What will happen?
You should report to the second reception in Cardiology Outpatient Building at the time stated on your admission letter. Once the receptionist has checked you in will be shown to a bed on the day ward and asked to change into a theatre gown and disposable pants.
The nurse who is looking after you for the shift will then check that none of the information you were asked at pre assessment has changed and your blood pressure, temperature and blood oxygen level will be recorded. You will have a cannula (a small plastic tube) inserted into your hand or arm and a safety checklist will be completed. The cannula allows the staff to administer drugs directly into your blood stream and the checklist is to ensure that you are safely transferred into the Cardiac Catheterisation Laboratory (Cath Lab).
Your Consultant will come to see you and explain the procedure and the risks before asking you to sign a consent form.
The nurses on the ward will not be able to give you an exact time for your procedure until the doctor has seen all of their patients and decided upon the order of the list. Sometimes this means that you may have to wait until the afternoon before your procedure will take place so it is advisable to bring something to pass the time whilst you are waiting.
When it is time for your procedure a nurse from the Cath Lab will come to the ward to collect you. They will go through the safety checklist again before accompanying you into the Cath Lab.
What will happen during the procedure?
You will be taken through to the Cath Lab and made comfortable on the bed. You will then be attached to a heart and blood pressure monitor as well as an ECG machine.
The Ajmaline will be given to you as an intravenous injection through the cannula in your arm. ECG measurements will be taken at regular intervals during and after the procedure until the effects of the Ajmaline have worn off.
What will happen afterwards?
When the procedure is over, you will return to the ward area for a period of rest.
You will be placed on a heart monitor to check your heart rhythm for a few hours and your blood pressure will also be monitored during this time.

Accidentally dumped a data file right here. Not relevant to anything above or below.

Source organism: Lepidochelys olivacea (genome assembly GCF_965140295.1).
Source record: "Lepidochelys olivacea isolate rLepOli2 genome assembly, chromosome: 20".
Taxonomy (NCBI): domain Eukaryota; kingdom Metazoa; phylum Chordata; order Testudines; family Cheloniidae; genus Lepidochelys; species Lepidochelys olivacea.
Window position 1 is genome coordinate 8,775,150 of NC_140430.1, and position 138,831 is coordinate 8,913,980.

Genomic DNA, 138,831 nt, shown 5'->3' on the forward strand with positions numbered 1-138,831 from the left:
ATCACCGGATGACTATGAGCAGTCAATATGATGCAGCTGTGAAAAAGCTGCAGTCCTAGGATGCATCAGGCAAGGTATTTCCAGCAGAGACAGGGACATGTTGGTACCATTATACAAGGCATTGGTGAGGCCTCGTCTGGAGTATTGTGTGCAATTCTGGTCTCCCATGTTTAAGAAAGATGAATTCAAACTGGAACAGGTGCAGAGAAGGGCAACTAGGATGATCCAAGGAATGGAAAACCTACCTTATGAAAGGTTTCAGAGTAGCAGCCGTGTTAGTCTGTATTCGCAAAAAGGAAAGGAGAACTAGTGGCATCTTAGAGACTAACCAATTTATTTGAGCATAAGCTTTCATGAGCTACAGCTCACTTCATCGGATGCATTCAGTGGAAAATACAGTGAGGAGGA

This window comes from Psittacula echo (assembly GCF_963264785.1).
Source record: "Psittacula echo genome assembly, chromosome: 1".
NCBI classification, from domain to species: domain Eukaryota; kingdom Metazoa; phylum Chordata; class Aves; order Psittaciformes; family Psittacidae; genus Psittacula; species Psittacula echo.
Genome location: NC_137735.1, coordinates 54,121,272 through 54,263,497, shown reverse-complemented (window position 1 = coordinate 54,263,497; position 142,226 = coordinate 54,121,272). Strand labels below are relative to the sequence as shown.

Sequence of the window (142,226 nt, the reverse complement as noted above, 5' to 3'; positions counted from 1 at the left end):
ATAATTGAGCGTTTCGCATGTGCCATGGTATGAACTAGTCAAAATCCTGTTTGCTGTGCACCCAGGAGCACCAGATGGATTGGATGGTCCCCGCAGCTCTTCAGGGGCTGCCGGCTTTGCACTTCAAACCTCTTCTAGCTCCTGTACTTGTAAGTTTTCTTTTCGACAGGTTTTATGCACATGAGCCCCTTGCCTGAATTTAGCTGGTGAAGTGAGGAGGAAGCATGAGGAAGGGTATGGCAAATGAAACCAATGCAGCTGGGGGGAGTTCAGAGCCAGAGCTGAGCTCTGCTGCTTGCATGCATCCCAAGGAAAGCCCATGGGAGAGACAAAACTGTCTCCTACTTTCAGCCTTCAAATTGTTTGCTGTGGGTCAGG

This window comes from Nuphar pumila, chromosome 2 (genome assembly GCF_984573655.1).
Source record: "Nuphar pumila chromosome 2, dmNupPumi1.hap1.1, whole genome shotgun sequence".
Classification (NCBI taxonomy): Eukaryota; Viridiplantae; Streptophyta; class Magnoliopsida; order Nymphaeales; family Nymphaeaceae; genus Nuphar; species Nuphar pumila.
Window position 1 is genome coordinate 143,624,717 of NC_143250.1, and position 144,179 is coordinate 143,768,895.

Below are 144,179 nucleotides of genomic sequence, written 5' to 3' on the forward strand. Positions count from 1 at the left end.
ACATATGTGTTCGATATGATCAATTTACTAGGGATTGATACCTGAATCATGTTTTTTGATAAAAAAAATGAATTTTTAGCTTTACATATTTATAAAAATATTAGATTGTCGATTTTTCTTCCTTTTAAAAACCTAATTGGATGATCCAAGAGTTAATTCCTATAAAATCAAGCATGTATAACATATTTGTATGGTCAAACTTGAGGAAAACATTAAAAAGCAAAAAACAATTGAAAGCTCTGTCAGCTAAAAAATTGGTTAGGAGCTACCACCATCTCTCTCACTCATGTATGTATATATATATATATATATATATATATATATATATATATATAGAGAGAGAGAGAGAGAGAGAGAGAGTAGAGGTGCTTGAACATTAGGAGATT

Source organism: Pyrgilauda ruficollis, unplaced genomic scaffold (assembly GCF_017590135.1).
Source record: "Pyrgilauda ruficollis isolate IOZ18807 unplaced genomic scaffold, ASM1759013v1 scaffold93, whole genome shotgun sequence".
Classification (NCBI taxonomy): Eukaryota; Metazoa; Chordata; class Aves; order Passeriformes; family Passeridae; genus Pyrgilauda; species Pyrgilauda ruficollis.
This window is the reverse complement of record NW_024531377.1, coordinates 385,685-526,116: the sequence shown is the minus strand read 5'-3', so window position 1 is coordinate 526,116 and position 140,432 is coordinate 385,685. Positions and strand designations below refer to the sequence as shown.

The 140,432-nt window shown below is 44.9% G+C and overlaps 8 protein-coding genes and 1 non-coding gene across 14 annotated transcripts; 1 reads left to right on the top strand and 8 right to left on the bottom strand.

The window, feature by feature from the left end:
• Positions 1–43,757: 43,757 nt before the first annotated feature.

You will be offered something to eat and drink and if your test is negative should be able to go home once you feel back to normal.
You should not drive yourself home following the procedure. It is recommended that you do not drive for 24 hours following the procedure.
The result of the study and any changes to your medication will be discussed with you prior to leaving hospital.
General Advice and Consent
Most of your questions should have been answered by this leaflet, but remember that this is only a starting point for discussion with the healthcare team.
Consent to treatment
Before any doctor, nurse or therapist examines or treats you, they must seek your consent or permission. In order to make a decision, you need to have information from health professionals about the treatment or investigation which is being offered to you. You should always ask them more questions if you do not understand or if you want more information.
The information you receive should be about your condition, the alternatives available to you, and whether it carries risks as well as the benefits. What is important is that your consent is genuine or valid. That means:
- you must be able to give your consent
- you must be given enough information to enable you to make a decision
- you must be acting under your own free will and not under the strong influence of another person
Information about you
We collect and use your information to provide you with care and treatment. As part of your care, information about you will be shared between members of a healthcare team, some of whom you may not meet. Your information may also be used to help train staff, to check the quality of our care, to manage and plan the health service, and to help with research. Wherever possible we use anonymous data.
We may pass on relevant information to other health organisations that provide you with care. All information is treated as strictly confidential and is not given to anyone who does not need it. If you have any concerns please ask your doctor, or the person caring for you.
Under the General Data Protection Regulation and the Data Protection Act 2018 we are responsible for maintaining the confidentiality of any information we hold about you. For further information visit the following page: Confidential Information about You.